With a season-ending record of 81-59, it was quite a journey behind this team's topsy-turvy season. Prospects grew into household names, injuries stopped momentum and a second year manager gained another year of solid success.
The beginning of the ‘Caps' season started out with a couple familiar faces, such as Jordan Newton and Ronnie Bourquin. While Newton's return was more for game count in Low-A ball, Bourquin's return was more for polish and character improvement. It wasn't long before Newton was called up to Lakeland. Bourquin on the other hand would split time between Erie — on which he played 37 games there.
While some may think Brandon Hamilton had another down year, it was really an improvement year for the hard-throwing right-hander. His record of 5-5 with a 7.09 ERA showed he wasn't a game-stopper, but watching him play, it's easy to see he has gotten used to playing at this level now; his confidence and mechanics have greatly improved. It's going to be interesting to see how Detroit will handle him next season. Will he return to West Michigan for a third year, or does he have the arm to promote him to the next level? Only the off-season will tell.
This year, the ‘Caps' rotation had more depth than in year's past. With the promotions of Matt Hoffman and Mauricio Robles, the ‘Caps depended on the arms of Casey Crosby, Mark Sorensen, Anthony Shawler and Luke Putkonen to get them by. The three pitchers combined for 32 wins out of 449.6 innings of play. Sorenson was a true unsung hero, piling on an 8-2 record out of only 14 game starts. He started the year in the lower half of the rotation, but would emerge as a top-pitching prospect in Detroit's system. He was promoted to Lakeland as well.
Casey Crosby was the quintessential number one ace of the Whitecaps this season. His 2.41 ERA was practically a league best. The former 2007 draftee was a home game monster going 8-3 with 1.68 ERA. Don't be surprised if this southpaw starts in either Lakeland or Erie in 2010.
Now if we're talking MVP of the Whitecaps, look no further than Billy Nowlin. His 77 RBI were seventh in all of the Midwest League. Usually playing DH, the California native batted in the cleanup slot where he and third baseman Bryan Pounds and first baseman Jordan Lennerton delivered quite the hassle for opposing pitchers in the thick of the lineup. The three combined for 349 hits this season. Nowlin's mechanics and growth this year have assured him a spot in a higher caliber league in 2010.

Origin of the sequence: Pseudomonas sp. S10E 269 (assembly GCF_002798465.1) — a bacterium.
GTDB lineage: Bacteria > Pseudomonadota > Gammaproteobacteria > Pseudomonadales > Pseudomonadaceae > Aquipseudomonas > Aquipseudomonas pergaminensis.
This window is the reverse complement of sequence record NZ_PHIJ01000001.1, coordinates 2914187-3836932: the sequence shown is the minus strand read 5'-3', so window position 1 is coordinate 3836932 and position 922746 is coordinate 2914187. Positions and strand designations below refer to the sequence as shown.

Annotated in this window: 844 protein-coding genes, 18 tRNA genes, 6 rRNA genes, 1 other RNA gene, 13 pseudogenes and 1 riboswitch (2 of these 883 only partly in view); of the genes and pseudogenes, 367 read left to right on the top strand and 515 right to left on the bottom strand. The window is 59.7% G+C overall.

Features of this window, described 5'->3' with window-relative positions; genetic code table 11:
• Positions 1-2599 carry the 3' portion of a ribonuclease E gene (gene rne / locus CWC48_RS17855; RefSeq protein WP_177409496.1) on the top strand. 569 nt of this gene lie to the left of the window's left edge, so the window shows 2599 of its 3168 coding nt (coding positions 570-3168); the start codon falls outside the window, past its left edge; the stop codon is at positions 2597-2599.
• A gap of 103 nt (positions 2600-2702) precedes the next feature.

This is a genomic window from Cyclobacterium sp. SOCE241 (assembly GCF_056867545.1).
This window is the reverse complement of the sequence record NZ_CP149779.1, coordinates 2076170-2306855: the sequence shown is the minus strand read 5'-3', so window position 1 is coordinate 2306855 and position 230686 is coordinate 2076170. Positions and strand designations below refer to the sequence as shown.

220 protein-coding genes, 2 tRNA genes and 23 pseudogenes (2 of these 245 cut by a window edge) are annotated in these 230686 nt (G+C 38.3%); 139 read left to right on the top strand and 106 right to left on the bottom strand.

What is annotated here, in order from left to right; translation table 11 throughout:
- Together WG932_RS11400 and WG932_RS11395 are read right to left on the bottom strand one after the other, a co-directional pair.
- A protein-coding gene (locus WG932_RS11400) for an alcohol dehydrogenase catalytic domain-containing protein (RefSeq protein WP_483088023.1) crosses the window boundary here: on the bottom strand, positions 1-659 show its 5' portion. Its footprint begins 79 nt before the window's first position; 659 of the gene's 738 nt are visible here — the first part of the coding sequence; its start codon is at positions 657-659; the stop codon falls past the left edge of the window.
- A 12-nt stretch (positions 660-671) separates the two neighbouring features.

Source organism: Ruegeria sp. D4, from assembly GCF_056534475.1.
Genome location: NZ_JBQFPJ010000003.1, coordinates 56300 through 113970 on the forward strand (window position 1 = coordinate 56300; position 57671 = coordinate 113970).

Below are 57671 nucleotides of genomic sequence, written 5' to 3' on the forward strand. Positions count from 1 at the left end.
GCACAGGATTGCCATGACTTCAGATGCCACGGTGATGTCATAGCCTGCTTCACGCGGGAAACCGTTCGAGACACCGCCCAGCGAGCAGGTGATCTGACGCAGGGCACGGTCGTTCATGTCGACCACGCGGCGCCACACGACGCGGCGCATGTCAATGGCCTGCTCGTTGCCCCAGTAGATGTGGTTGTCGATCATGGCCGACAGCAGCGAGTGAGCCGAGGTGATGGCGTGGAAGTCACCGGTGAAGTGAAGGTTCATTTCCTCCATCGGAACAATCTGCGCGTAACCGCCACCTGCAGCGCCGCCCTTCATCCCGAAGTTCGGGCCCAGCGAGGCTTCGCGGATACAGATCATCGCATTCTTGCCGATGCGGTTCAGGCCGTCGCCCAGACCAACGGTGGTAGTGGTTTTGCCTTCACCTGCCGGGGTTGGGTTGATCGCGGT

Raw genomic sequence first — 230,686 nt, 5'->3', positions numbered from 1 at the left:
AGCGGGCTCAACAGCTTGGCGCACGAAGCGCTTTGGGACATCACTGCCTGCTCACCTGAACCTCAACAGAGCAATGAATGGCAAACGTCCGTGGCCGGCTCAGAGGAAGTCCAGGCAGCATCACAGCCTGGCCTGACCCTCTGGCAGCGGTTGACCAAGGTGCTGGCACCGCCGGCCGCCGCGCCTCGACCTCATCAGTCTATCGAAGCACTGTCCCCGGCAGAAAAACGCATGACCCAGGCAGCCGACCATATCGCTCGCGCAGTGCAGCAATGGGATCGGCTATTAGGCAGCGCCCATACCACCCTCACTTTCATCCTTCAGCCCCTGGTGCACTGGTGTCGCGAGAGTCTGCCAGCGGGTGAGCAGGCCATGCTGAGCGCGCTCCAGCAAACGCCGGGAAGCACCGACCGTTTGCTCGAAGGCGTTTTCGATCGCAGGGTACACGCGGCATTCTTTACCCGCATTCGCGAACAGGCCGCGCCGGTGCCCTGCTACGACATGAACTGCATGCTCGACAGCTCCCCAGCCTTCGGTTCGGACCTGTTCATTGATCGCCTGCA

Don't forget the dynamic infield combo of Gustavo Nunez and Brandon Douglas. It's safe to say that Nunez and Douglas could be considered the best shortstop/second base combo for West Michigan in years. Though Nunez's 23 errors led the team, he had the quickness and arm to turn the classic 6-4-3 most days. Nunez also ran into trouble in July when Detroit suspended him for undisclosed matters. He moved on from those circumstances and returned to the leadoff spot of the lineup, where he led the team with an outstanding 146 hits. His 45 steals and 10 triples were a team best as well. If you're a stats-hound, Nunez would be a clear MVP.
Douglas had a solid year, but was limited to 83 games—due to injuries. The former 11th rounder was a 2008 All-Star for West Michigan and will likely see a higher league next year too. However, he might be in Newton's position and play enough games next year in West Michigan to promote him to Erie or Lakeland. Whatever way it goes, Douglas is a versatile infielder with huge upside as a hitter. His .352 average before all-star break gave insight to what this infielder is all about.
In the outfield, Ben Guez and Brent Wyatt were consistent starters who provided stellar performances in the field as well as the plate. Wyatt struggled in post-season play going 2-10 with just two hits. His counterpart, Guez, only managed two hits and a run in West Michigan's last two playoff games. While the two switched between leadoff and the three-spot, the team missed their crucial hits that provided the ‘Caps with run support all year long. But their season numbers helped West Michigan claim a Midwest best 1,311 hits with an overall average of .274 (second best).
West Michigan fans will see many new faces next year, but one face they will be able to recognize will be that of Joe DePastino's. The former New York Met will be coming up on his third season as a professional baseball manager. This season DePastino won 11 more games during the season than in 2008. This was also his second straight trip to the playoffs. The manager said he hopes to do even better next season and possibly bring home the Midwest title.
When West Michigan made the playoffs they were for sure rendered as under-dogs. They lost the first game to Great Lakes 7-2, and then came back the next day, shutting the Loons out 7-0. But all good things must come to an end, and by the end of September 11th the ‘Caps would lose an extra innings battle, 3-2, to send them packing.
As the Whitecaps embark on their 17th season, next year will look a bit different in the Midwest. Two new teams: Lake County (Ohio) and Bowling Green (Kentucky) will join the league.